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Raincoast Research commenced a long-term study on the acoustics and natural history of killer whales, orca, in the Broughton Archipelago in 1984. This region, between Kingcome and Knight Inlets provided protected marine habitat, including inlet, archipelago and estuarine environments. An underwater hydrophone monitors the heart of the archipelago where four major waterways intersect and whales passed frequently. All whales are identified, either through photo-identification or audio recordings when they pass at night. Both resident and transient orca use the area and on one occasion an offshore group was encountered.

While many groups of transient whales are encountered hunting primarily harbour seals and harbour porpoise, but also Steller sea lions and dolphins, among the northern resident whales, the area "belongs" to the "A" pods. If other pods came through, they were generally escorted by an "A" pod member. In April and May members of this group could be seen entering the inlets at the time of the oolichan spawn. Oolichans are an oil-rich member of the smelt family tied closely with First Nation tribes who made "grease" from these fish an essential food and trade item. The whales don't appear to eat the oolichans, but the chinook salmon do and these large fish follow the oolichans and are in turn pursued by the whales.

Oolichan (c) Alexandra Morton (ink)
Oolichan (© Alexandra Morton, ink)

In June whale activity diminished. But in July through October, when large assemblages of orca gather in the salmon-rich adjacent waters of Johnstone Strait, individual families used the area to sleep, feed and relax for a day before re-entering the Strait. Whales swim while sleeping, shutting down one side of their brain at a time. Their pattern was to enter Fife Sound at the beginning of the ebb tide, fish until Tribune Channel, then sleep all the way down Tribune. This channel is straight and deep, no sudden obstructions, the ebb tide slowed their progress and carried scents of what lay ahead - the perfect place for a whale nap. While pebble beach chatter underwater, tidal action roars, speedboats scream and big ships and tugs obliterate all other sound - the inlets were completely silent. Whale calls echoed six times in some places like the ringing of church bells.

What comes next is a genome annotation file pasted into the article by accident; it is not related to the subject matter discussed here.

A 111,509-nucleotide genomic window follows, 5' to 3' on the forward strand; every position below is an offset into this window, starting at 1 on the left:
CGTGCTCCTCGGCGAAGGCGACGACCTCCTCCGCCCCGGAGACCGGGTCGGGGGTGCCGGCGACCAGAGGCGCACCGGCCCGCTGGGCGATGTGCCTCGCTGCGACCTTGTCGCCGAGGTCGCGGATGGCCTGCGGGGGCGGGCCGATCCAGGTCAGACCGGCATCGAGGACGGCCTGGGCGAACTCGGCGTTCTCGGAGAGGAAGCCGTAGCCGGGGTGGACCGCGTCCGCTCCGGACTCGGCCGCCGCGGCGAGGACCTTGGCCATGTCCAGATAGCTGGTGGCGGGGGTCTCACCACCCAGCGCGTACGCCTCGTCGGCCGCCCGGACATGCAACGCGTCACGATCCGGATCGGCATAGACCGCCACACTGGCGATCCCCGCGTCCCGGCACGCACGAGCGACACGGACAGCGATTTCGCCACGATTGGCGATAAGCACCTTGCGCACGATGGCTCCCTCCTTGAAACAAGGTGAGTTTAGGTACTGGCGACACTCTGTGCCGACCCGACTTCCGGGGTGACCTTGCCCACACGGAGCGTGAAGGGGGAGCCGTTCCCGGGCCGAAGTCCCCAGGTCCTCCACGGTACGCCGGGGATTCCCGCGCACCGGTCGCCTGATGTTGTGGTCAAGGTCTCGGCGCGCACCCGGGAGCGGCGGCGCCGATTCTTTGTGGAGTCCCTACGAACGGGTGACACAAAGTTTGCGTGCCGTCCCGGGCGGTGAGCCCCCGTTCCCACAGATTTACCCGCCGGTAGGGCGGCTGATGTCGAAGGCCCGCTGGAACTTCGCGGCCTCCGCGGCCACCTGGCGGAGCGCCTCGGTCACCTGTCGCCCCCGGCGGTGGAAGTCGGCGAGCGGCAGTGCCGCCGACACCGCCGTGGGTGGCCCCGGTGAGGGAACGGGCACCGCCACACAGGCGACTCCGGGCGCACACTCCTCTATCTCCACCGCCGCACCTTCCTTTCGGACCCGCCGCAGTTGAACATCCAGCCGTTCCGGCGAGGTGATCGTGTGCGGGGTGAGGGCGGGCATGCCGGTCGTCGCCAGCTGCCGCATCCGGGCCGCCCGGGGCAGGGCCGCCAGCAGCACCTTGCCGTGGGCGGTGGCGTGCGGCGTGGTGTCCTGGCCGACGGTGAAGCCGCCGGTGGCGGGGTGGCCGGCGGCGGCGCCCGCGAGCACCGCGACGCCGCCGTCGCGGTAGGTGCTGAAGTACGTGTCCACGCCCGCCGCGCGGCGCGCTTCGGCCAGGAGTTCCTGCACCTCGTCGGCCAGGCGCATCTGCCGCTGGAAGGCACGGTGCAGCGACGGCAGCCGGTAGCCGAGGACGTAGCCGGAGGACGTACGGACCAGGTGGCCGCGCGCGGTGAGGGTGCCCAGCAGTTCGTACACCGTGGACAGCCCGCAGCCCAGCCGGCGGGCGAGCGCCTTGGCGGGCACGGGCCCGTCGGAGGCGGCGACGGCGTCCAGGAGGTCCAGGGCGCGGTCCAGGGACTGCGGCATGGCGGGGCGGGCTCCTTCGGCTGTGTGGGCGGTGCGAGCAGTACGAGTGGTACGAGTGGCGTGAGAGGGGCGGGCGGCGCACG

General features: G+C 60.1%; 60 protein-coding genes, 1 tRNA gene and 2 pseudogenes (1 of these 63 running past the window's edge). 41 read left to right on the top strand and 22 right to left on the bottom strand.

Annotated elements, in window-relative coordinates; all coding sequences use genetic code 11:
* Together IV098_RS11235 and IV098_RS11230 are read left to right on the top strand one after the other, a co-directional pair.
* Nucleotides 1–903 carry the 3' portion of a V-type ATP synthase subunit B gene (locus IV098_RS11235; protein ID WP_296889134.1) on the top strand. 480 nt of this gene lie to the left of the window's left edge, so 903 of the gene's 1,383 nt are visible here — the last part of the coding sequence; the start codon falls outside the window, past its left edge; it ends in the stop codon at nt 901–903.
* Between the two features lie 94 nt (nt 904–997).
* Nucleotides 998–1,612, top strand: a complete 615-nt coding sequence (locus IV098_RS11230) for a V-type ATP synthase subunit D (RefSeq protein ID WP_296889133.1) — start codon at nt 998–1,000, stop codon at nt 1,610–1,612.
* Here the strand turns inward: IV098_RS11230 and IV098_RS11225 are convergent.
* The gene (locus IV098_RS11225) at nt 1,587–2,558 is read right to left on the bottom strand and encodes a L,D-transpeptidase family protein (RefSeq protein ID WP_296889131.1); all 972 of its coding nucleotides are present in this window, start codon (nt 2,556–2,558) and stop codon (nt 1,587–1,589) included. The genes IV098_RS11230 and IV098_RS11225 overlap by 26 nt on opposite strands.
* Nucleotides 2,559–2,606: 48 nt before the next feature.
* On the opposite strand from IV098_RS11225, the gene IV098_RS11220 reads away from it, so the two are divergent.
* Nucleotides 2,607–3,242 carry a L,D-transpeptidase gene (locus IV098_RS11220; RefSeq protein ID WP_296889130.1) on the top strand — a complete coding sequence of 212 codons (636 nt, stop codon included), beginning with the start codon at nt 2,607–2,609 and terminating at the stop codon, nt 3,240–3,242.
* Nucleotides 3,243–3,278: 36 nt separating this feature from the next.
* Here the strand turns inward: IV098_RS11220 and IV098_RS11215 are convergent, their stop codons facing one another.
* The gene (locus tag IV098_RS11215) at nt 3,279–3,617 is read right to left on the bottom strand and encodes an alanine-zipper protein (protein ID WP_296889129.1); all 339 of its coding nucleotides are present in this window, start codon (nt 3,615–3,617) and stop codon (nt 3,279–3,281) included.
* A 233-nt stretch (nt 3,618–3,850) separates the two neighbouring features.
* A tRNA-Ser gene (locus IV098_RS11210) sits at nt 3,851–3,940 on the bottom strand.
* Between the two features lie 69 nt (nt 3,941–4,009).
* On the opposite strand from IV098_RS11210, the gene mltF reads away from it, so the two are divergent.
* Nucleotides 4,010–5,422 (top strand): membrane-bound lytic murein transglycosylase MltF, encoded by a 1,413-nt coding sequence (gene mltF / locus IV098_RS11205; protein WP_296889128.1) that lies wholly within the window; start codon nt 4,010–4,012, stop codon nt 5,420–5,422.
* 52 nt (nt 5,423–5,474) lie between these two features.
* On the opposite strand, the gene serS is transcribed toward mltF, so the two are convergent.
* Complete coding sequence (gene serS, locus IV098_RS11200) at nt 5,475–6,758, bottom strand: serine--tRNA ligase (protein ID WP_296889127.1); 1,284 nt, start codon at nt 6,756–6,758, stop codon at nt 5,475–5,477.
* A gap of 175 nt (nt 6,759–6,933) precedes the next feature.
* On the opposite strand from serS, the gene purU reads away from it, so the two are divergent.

In winter when salmon are no longer running in schools as big as rivers, the whale families breakdown into their smallest divisible units - mothers and offspring. In many killer whale groups everyone stays with mom for their entire lives. If families are small two sisters sometimes swim together with their collective children and grandchildren. In winter the whales hunt for bottom fish, and the inlets provide sheltered water and a rest from the windy winter weather of this coast.

In 1993 the salmon farming industry introduced underwater sounds designed to hurt the ears of seals and repel them. The whales vanished to protect their sensitive and essential hearing - ending thousands of years of passage through this archipelago. All the inlets of this coast are likely "claimed" by whale families and whether another let the "A" pods in is unknown. In 1999, the salmon farms turned off their noise, but the whales do not trust the silence yet. Raincoast looks forward to the day Tsitika, Yakat, Scimitar and the others reclaim the Broughton.


Arrow, a young transient male with his mother (c) Alexandra Morton
Arrow, a young transient male swims up Cramer Pass with his mother (© Alexandra Morton)

Orca call
Orca call

Group spyhop (c) Alexandra Morton
Group spyhop (© Alexandra Morton)

Killer whales love to perform activities precisely together. This begins at birth when infant whales learn to open the blowholes to breath at the surface with their mothers. This group spyhop demonstrates one of the mysteries of the orca - do they have ritual-like behaviours? Orca love a good sunset and sunrise and this photo was taken as shafts of sunlight pierced a thick cloud bank over Alert Bay sending radiant bars of light to the sea. This kind of activity has also been observed in captive whales "greeting" the sunrise.

Transient orca in winter (c) Alexandra Morton
Transient orca in winter (© Alexandra Morton)

Orca (c) Alexandra Morton (ink)
Two orca (© Alexandra Morton, ink)



Box 399, Sointula, BC, Canada V0N 3E0
E-mail AlexandraMorton5@gmail.com
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